Detailed discussion

Subgroup structure, matrix and vector representation

The Euclidean group is a subgroup of the group of affine transformations.

It has as subgroups the translational group T(n), and the orthogonal group O(n). Any element of E(n) is a translation followed by an orthogonal transformation (the linear part of the isometry), in a unique way:

where A is an orthogonal matrix

or an orthogonal transformation followed by a translation:


T(n) is a normal subgroup of E(n): for any translation t and any isometry u, we have


again a translation (one can say, through a displacement that is u acting on the displacement of t; a translation does not affect a displacement, so equivalently, the displacement is the result of the linear part of the isometry acting on t).

Together, these facts imply that E(n) is the semidirect product of O(n) extended by T(n). In other words, O(n) is (in the natural way) also the quotient group of E(n) by T(n):

O(n) ≅ E(n) / T(n).

Now SO(n), the special orthogonal group, is a subgroup of O(n), of index two. Therefore E(n) has a subgroup E+(n), also of index two, consisting of direct isometries. In these cases the determinant of A is 1.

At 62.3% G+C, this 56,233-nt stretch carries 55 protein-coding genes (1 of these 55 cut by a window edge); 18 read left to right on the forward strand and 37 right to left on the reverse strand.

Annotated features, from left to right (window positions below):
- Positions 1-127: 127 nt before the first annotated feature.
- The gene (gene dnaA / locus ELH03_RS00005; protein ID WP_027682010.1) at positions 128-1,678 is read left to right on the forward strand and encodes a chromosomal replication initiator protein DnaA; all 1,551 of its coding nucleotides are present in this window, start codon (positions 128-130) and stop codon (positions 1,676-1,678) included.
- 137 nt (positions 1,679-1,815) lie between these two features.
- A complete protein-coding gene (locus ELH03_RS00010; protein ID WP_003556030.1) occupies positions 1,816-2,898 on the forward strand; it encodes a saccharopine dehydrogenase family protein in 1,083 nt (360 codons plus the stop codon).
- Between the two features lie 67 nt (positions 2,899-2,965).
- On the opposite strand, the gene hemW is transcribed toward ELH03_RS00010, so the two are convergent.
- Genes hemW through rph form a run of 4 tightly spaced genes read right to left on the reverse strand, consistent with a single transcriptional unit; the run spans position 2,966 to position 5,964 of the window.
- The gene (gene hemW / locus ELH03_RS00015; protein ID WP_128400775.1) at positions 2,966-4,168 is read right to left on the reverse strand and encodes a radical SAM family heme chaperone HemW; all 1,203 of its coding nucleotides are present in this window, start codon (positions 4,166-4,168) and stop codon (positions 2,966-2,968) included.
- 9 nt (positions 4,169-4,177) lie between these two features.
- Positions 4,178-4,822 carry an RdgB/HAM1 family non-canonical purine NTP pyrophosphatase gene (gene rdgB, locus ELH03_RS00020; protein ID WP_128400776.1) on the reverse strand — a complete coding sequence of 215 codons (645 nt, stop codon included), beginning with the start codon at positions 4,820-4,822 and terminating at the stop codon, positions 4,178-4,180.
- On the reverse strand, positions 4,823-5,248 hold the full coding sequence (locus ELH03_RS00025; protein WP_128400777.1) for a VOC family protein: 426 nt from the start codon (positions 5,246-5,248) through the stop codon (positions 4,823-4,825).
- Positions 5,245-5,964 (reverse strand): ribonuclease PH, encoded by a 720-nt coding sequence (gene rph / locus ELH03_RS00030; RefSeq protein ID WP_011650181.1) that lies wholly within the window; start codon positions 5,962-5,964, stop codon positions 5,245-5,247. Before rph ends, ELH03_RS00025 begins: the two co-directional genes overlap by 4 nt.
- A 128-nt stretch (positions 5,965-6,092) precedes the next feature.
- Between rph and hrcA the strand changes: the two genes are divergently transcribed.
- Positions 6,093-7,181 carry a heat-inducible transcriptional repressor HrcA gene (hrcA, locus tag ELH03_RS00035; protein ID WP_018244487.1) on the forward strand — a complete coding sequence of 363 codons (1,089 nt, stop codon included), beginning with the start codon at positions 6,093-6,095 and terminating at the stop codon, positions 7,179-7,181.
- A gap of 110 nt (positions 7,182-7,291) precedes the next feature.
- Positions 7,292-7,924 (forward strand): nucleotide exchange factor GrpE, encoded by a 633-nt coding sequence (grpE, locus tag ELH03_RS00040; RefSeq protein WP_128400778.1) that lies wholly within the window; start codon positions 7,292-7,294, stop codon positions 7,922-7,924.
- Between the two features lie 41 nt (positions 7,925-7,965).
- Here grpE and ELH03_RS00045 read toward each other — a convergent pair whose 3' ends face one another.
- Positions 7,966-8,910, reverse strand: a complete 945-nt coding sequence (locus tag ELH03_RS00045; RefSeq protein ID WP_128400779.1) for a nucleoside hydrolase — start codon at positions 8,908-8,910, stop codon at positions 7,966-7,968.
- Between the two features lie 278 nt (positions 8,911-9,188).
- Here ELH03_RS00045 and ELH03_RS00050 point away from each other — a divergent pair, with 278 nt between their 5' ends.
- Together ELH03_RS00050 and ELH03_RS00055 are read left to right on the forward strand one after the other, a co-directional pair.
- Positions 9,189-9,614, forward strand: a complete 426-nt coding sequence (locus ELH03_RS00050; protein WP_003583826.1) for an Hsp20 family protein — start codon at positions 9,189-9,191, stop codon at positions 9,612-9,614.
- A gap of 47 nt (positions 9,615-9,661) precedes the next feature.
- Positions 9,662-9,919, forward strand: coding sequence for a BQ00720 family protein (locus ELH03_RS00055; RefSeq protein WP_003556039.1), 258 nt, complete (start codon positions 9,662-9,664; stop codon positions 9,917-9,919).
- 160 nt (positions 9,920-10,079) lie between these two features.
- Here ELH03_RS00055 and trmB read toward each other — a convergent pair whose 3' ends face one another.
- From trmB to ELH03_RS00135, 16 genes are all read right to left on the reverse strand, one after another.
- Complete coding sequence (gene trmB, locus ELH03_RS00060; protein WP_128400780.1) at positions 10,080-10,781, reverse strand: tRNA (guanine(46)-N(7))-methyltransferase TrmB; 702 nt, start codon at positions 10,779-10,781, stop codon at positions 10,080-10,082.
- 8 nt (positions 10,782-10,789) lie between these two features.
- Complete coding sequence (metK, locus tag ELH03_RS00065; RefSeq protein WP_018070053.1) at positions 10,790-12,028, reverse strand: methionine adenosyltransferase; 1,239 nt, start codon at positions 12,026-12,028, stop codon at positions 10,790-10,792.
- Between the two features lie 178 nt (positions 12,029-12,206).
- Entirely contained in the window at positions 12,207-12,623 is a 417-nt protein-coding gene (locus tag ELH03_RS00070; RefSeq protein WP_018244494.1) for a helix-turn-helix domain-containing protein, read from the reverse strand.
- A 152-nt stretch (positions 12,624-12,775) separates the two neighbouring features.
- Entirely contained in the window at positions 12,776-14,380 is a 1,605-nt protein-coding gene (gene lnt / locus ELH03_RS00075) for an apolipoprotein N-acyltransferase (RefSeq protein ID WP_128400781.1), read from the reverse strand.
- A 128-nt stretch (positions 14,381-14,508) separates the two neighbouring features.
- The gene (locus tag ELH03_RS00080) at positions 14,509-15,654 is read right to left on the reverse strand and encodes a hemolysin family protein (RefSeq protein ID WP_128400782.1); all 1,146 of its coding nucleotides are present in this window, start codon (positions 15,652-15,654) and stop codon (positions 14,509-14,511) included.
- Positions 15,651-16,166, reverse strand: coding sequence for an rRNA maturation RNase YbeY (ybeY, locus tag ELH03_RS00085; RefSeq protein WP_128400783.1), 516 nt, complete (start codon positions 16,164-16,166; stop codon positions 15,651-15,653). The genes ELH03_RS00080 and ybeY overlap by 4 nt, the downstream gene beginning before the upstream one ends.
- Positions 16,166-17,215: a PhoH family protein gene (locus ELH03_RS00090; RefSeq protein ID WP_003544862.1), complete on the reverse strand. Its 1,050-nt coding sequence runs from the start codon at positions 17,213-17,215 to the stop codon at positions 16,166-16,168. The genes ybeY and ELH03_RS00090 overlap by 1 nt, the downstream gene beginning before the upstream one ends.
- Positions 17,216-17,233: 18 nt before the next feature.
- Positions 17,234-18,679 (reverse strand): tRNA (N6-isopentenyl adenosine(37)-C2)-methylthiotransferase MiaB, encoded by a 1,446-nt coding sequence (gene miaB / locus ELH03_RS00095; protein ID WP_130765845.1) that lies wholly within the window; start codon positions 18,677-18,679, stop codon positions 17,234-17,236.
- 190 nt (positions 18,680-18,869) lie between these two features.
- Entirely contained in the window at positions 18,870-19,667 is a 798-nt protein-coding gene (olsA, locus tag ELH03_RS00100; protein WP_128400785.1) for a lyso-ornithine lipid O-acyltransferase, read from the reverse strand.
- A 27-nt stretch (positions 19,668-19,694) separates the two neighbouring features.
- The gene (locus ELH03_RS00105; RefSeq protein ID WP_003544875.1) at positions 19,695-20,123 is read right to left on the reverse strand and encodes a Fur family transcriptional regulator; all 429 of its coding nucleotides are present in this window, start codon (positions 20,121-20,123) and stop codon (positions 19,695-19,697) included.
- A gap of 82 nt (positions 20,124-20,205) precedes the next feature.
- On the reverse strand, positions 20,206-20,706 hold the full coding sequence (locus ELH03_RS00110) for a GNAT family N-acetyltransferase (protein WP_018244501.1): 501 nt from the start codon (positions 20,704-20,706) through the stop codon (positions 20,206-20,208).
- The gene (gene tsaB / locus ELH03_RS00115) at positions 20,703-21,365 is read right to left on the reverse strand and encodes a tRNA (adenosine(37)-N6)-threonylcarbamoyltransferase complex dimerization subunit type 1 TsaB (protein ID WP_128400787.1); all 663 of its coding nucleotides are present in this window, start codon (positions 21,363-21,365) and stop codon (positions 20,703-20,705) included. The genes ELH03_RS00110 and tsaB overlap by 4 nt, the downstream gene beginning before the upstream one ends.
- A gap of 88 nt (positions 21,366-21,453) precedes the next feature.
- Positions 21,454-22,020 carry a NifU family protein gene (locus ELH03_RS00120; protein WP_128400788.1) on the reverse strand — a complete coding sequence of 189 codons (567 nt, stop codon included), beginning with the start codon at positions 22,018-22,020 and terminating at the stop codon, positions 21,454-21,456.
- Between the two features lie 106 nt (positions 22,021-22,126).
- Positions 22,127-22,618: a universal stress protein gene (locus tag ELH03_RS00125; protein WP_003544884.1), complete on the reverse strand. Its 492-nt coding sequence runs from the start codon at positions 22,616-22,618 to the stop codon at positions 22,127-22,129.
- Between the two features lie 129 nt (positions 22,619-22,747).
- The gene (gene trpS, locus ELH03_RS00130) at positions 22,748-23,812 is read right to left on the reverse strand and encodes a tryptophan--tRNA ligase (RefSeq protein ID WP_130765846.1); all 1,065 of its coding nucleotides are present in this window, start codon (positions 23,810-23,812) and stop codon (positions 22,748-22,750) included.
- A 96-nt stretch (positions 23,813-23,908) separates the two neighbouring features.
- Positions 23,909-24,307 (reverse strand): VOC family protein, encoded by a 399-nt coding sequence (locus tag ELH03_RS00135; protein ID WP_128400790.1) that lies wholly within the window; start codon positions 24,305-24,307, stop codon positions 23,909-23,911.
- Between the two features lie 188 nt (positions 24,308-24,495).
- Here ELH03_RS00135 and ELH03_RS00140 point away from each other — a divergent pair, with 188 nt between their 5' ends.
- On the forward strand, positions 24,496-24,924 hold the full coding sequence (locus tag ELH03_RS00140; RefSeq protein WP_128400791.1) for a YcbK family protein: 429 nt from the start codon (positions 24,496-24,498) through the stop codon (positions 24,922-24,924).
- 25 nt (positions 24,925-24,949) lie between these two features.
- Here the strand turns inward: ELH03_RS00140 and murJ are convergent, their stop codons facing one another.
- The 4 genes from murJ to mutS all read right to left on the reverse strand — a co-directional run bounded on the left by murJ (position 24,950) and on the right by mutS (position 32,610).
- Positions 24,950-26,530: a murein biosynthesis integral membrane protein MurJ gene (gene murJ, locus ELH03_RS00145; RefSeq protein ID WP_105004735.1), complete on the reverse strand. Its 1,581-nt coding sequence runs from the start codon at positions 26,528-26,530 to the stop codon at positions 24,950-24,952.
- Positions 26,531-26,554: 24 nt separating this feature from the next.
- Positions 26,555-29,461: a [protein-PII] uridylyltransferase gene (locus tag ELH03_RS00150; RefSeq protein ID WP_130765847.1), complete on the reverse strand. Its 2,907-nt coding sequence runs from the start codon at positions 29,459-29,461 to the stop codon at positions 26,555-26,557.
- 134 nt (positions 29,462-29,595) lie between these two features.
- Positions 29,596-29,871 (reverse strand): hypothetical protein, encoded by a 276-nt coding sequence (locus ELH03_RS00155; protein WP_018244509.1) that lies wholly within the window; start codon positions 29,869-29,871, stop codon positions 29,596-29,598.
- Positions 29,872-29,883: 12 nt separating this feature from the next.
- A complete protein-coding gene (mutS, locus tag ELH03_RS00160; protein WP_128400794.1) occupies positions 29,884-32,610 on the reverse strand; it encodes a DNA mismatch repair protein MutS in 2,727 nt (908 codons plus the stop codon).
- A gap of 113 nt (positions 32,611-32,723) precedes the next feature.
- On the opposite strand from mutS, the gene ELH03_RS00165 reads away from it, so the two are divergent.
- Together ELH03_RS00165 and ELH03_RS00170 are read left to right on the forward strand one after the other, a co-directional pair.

They are represented as a translation followed by a rotation, rather than a translation followed by some kind of reflection (in dimensions 2 and 3, these are the familiar reflections in a mirror line or plane, which may be taken to include the origin, or in 3D, a rotoreflection).

We have:

SO(n) ≅ E+(n) / T(n).


Types of subgroups of E(n):

Examples in 3D of combinations:

Overview of isometries in up to three dimensions

E(1), E(2), and E(3) can be categorized as follows, with degrees of freedom:

Isometries of E(1)
Type of isometry Degrees of freedom Preserves orientation?
Identity 0 yes
Translation 1 yes
Reflection in a point 1 no
Isometries of E(2)
Type of isometry Degrees of freedom Preserves orientation?
Identity 0 yes
Translation 2 yes
Rotation about a point 3 yes
Reflection in a line 2 no
Glide reflection 3 no
Isometries of E(3)
Type of isometry Degrees of freedom Preserves orientation?
Identity 0 yes
Translation 3 yes
Rotation about an axis 5 yes
Screw displacement 6 yes
Reflection in a plane 3 no
Glide plane operation 5 no
Improper rotation 6 no
Inversion in a point3 no

Chasles' theorem asserts that any element of E+(3) is a screw displacement.

See also 3D isometries that leave the origin fixed, space group, involution.

Commuting isometries

For some isometry pairs composition does not depend on order:

Conjugacy classes

The translations by a given distance in any direction form a conjugacy class; the translation group is the union of those for all distances.

In 1D, all reflections are in the same class.

In 2D, rotations by the same angle in either direction are in the same class. Glide reflections with translation by the same distance are in the same class.

In 3D:

See also